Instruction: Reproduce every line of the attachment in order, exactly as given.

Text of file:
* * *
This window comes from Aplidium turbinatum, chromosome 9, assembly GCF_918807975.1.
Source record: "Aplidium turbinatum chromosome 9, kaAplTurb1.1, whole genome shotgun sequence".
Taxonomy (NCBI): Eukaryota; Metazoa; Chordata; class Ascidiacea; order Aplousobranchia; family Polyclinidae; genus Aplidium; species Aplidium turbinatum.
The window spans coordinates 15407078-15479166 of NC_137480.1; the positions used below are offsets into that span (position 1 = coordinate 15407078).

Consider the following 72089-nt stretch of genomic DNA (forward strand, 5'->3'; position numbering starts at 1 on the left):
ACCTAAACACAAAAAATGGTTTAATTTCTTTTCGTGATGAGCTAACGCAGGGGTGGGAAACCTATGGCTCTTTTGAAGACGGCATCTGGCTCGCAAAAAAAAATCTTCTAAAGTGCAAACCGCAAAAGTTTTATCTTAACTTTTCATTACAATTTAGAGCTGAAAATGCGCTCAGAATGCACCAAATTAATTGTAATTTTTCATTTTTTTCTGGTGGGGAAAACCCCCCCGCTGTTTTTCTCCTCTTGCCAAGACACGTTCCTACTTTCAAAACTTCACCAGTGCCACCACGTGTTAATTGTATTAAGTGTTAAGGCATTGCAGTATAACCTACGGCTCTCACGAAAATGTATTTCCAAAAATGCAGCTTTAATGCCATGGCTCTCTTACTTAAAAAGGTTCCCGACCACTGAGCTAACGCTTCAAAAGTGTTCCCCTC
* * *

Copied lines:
This window comes from Aplidium turbinatum, chromosome 9, assembly GCF_918807975.1.
Source record: "Aplidium turbinatum chromosome 9, kaAplTurb1.1, whole genome shotgun sequence".
Taxonomy (NCBI): Eukaryota; Metazoa; Chordata; class Ascidiacea; order Aplousobranchia; family Polyclinidae; genus Aplidium; species Aplidium turbinatum.
The window spans coordinates 15407078-15479166 of NC_137480.1; the positions used below are offsets into that span (position 1 = coordinate 15407078).

Consider the following 72089-nt stretch of genomic DNA (forward strand, 5'->3'; position numbering starts at 1 on the left):
ACCTAAACACAAAAAATGGTTTAATTTCTTTTCGTGATGAGCTAACGCAGGGGTGGGAAACCTATGGCTCTTTTGAAGACGGCATCTGGCTCGCAAAAAAAAATCTTCTAAAGTGCAAACCGCAAAAGTTTTATCTTAACTTTTCATTACAATTTAGAGCTGAAAATGCGCTCAGAATGCACCAAATTAATTGTAATTTTTCATTTTTTTCTGGTGGGGAAAACCCCCCCGCTGTTTTTCTCCTCTTGCCAAGACACGTTCCTACTTTCAAAACTTCACCAGTGCCACCACGTGTTAATTGTATTAAGTGTTAAGGCATTGCAGTATAACCTACGGCTCTCACGAAAATGTATTTCCAAAAATGCAGCTTTAATGCCATGGCTCTCTTACTTAAAAAGGTTCCCGACCACTGAGCTAACGCTTCAAAAGTGTTCCCCTC